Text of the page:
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SummaryWeird “RPG-ish” bike trip.
The GoodHarley Davidson: The road to Sturgis is one of those games whose basic concept is both novel and appealing, you're a biker dude who has ten days to get from Eastport (Maine) to Sturgis (South Dakota). So you head for the open road and cruise along America’s interstates. Although the big party is in ten days, there's no time limit. This is where the RPG aspect comes in, you can decide to drive to Sturgis as fast as you can and arrive as a wanna be or you can hook up with the local gangs you meet along the way. In every city locals organize an event. By competing in those events you can earn the money you need to upgrade your bike and more important, the respect of your fellow bikers. Some of the events are: hill climb, drag race, slow ride and bike drop. The first time I played the game I opted to go to all the events and parties, I arrived in Sturgis as a rugged veteran and way too late. Just as with any other RPG you distribute skill points at the start of the game, the categories are: riding, wealth, mechanics, charisma and brawling. So if your charisma is high, you might be able to talk your way out of speeding ticket or get some free “services” from those loose gas girls. The way you distribute your skill points affects the gameplay more than I expected from a driving/action game.
The game is one of a select group of biker games and is a solid attempt at capturing biker culture. The digitized images of bikers add to the atmosphere. The graphics of the driving part of the game are nothing special, but I enjoyed watching my character turn into a real Hell's Angel type of guy during my trip. There are eight different events, so there's some variety. Also the game has Adlib support, so you won't be annoyed by your PC speaker (wasn't common back then). Finally, the game has proven educational value; I know now where to find Sandusky (Ohio), Worthington (Minnesota) and Bangor (Maine) on a map. What a way to improve your knowledge of topography :-)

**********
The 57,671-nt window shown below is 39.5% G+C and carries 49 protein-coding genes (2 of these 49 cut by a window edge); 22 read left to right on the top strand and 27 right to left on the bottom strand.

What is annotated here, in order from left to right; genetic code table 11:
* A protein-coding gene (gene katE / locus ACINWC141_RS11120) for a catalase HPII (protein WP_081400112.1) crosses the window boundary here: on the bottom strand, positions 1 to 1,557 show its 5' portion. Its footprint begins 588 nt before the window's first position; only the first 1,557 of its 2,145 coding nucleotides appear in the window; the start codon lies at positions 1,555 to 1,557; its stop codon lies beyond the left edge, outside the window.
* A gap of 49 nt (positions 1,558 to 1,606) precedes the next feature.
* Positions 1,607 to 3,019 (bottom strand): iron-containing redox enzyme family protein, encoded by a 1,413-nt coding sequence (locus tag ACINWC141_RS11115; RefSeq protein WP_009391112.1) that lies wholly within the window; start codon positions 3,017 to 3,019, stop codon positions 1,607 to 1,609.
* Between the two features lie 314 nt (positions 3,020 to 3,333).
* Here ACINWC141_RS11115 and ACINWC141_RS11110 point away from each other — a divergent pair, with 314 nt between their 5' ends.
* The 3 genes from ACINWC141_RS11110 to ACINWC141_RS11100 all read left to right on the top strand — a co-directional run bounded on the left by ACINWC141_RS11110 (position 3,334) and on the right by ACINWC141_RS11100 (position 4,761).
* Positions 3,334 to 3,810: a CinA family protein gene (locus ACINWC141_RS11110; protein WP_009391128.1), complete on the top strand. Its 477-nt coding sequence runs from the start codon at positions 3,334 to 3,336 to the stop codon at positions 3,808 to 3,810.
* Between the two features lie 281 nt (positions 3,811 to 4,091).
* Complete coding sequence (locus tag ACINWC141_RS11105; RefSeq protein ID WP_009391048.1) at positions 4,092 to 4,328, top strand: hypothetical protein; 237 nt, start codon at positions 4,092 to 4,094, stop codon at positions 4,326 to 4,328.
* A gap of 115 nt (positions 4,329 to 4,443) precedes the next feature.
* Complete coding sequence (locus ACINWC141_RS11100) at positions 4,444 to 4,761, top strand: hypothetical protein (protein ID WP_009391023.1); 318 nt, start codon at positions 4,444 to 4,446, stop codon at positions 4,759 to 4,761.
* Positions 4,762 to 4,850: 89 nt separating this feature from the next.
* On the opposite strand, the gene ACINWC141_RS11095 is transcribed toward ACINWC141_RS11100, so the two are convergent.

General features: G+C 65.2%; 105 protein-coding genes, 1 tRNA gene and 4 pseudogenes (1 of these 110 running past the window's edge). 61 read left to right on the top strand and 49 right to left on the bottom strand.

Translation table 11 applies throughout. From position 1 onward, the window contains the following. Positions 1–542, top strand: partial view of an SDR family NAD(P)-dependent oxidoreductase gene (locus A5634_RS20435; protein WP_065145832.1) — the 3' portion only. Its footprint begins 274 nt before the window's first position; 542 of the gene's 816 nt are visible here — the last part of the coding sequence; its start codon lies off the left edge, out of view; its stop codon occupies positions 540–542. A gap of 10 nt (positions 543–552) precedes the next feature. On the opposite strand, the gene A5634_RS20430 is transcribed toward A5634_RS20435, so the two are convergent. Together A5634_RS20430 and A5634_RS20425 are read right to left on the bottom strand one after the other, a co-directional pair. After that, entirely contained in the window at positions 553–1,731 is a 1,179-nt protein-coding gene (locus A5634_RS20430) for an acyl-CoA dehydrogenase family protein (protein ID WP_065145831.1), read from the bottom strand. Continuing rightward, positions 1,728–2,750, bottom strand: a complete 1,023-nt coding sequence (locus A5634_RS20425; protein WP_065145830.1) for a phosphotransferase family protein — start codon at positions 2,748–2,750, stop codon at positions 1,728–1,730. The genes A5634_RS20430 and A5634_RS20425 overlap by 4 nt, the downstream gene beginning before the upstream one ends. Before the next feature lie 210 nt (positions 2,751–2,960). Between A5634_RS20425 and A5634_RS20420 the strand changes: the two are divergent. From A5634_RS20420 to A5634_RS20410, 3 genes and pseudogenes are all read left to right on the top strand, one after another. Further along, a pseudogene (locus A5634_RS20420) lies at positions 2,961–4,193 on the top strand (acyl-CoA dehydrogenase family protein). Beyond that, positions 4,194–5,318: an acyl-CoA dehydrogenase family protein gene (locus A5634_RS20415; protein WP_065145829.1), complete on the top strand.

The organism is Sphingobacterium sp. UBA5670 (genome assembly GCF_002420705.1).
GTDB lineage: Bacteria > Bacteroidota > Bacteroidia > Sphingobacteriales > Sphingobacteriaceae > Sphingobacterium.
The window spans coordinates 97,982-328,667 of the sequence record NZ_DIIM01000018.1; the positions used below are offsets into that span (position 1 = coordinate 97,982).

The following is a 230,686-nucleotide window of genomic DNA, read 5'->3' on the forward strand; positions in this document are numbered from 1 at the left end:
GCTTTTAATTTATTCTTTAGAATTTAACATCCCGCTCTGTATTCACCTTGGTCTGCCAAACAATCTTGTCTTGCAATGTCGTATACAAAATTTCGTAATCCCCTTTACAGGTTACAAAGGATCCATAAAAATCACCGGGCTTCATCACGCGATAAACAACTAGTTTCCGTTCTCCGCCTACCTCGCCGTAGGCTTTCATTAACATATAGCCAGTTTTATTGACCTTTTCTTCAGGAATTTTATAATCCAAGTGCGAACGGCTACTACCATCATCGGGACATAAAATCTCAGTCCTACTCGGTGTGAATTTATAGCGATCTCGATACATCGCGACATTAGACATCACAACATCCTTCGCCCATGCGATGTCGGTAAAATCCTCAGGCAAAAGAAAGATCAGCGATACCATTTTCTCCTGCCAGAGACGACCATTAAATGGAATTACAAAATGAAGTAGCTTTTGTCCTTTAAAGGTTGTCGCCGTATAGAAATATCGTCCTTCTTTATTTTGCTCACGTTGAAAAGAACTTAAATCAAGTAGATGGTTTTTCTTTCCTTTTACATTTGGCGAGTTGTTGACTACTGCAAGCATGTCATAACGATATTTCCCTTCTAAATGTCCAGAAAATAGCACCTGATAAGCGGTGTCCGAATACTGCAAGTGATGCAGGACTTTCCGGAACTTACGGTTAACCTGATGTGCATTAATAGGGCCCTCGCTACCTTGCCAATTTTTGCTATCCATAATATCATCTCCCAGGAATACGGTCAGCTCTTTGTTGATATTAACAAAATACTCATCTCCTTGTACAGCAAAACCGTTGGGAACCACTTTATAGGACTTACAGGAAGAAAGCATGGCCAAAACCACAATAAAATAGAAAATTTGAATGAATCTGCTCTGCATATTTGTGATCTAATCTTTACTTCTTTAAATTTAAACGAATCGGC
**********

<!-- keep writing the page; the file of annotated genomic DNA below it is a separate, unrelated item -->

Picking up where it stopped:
The BadUnfortunately a cool premise is no guaranty for a cool game, and this game certainly has some major faults:
- First of all, the driving is as much fun as bad version of Test Drive (which, to be honest never was a lot of fun) can be. There are 31 stages but they all play & look the same. The scenery is very repetitive and there are no major differences in route/road layout. To make things even more boring, driving at high speed always results in a speeding ticket because you can't escape the fuzz. They will immediately catch you, even when they're driving towards you. Trying to out run the cops was the best part of Test Drive.
- Moreover, the controls are not very good. You'd better save some of those distribution points for “Riding”, if you want a somewhat pleasant driving experience.
- You have only one save slot.
- Nowadays it isn't an issue any more, but the loading times used to be long. And when you don't have enough memory available, the game automatically starts with CGA graphics (instead of EGA), even when your video card supports 16 colors.
- You can decorate your bike with dead skunks, buy yourself a tattoo, pilot goggles and one those old German WW I helmets, but these changes are only visible while you are standing in front of the shops, not when you're driving.